can burn the screen material of the oscillos
cope)
.
4
3.
Set “VERT MODE” to “DUAL”, “SOURCE” to “CH1”, “COUPLING” to “AUTO”.
4.
Set the function generator for a 10 kHz sine wave, with 2V amplitude (4V peak to
peak). Check the waveform using the oscilloscope.
(Never short circuit the output, which may burn t
he output
stage of the function
generator
)
.
5.
Connect the sine wave signal to terminals P5

P6 (grounded at P6).
6.
Set the DC Power Supply to 3V; connect the positive terminal to P1, and the negative
terminal to P2.
7.
Construct the circuit shown in Figure 4.
8.
Connect a probe from CH1 of the oscilloscope to P3

P6 (grounded at P6).
9.
Connect the second probe from CH2 to P4

P6 (grounded at P6).
Figure 4: Experimental set

up for
verifying Superposition
T
heorem
10.
Sketch the wavef
orms displayed on the oscilloscope and label the traces (CH1 and
CH2).
11.
Remove the DC Power
s
upply connections from P1 and P2.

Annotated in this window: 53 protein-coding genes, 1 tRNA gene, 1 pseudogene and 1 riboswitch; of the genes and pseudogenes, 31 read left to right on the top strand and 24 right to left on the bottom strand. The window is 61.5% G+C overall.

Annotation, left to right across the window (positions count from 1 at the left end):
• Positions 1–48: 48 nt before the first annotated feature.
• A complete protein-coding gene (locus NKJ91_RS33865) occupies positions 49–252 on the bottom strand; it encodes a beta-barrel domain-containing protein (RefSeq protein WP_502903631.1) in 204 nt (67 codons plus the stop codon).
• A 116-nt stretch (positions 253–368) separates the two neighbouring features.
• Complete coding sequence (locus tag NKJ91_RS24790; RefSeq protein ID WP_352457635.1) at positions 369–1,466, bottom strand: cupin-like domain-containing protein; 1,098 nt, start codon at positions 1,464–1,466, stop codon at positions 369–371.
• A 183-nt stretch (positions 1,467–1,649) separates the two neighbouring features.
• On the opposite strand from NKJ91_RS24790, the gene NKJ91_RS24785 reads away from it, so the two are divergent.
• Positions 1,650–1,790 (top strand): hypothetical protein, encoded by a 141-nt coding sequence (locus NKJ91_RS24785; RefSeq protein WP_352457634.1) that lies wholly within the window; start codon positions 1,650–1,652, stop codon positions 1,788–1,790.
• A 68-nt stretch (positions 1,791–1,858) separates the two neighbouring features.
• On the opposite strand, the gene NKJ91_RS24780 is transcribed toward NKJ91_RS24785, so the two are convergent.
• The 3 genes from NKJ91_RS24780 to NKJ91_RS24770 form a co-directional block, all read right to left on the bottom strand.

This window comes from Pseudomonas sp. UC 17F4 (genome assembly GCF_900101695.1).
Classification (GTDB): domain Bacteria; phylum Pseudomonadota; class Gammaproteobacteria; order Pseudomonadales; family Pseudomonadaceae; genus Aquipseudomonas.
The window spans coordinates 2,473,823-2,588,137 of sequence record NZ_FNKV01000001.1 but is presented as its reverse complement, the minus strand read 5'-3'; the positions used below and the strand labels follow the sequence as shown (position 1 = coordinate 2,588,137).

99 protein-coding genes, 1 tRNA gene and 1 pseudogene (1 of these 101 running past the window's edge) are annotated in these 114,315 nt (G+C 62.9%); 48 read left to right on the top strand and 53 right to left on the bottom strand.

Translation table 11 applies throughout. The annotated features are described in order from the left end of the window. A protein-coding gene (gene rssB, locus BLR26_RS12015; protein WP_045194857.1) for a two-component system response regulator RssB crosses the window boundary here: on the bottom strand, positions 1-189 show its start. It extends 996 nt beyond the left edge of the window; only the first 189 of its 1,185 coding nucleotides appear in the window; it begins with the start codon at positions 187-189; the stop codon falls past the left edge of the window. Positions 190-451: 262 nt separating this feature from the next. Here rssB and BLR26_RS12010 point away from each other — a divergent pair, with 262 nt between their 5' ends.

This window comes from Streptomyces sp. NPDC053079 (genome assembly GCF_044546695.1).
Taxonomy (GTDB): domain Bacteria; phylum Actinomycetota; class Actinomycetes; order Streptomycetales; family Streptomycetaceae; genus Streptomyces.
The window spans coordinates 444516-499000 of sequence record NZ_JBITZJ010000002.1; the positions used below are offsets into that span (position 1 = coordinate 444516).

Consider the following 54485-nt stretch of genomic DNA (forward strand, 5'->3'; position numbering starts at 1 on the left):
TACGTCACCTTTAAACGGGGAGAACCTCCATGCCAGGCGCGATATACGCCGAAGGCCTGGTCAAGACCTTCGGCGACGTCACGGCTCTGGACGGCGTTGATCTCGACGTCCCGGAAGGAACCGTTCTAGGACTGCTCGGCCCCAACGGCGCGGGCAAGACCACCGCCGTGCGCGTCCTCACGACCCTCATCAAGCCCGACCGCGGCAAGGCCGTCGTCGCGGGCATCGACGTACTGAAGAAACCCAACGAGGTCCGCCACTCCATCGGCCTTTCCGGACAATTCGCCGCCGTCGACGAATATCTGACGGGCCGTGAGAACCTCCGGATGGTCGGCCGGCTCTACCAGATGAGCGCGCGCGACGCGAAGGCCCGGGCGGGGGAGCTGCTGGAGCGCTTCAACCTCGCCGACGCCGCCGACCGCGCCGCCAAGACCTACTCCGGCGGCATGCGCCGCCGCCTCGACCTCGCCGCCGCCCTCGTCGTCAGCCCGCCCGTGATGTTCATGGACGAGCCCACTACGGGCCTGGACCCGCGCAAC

12.
Short

circuit T1 to T18 with a wire. The circuit should look like that shown in Figure
5(a).
13.
Sketch the waveforms displayed on
the oscilloscope and label the traces (CH1 and
CH2).
14.
Remove the Function
g
enerator connections from P5 and P6.
15.
Remove the short

circuit at T1

T18
, and do s
hort

circuit T12 to T13 with a wire.
P1
P2
5
16.
Connect the DC Power
s
upply positive terminal to P1, and t
he negative terminal to P2.
The circuit should look like that shown in Figure 5(b).
17.
Measure the voltage at P3, and the voltage at P4, using the oscilloscope. Sketch the
oscilloscope display and label the traces (CH1 and CH2).
Figure 5: Analy
sis using Superposition Theorem
P1
P2
P1
P2
6
5.0
Results
5.1
Verification of Thevenin’s
t
heorem
(a) Results based on the measurements on the circuit in Figure 3(a)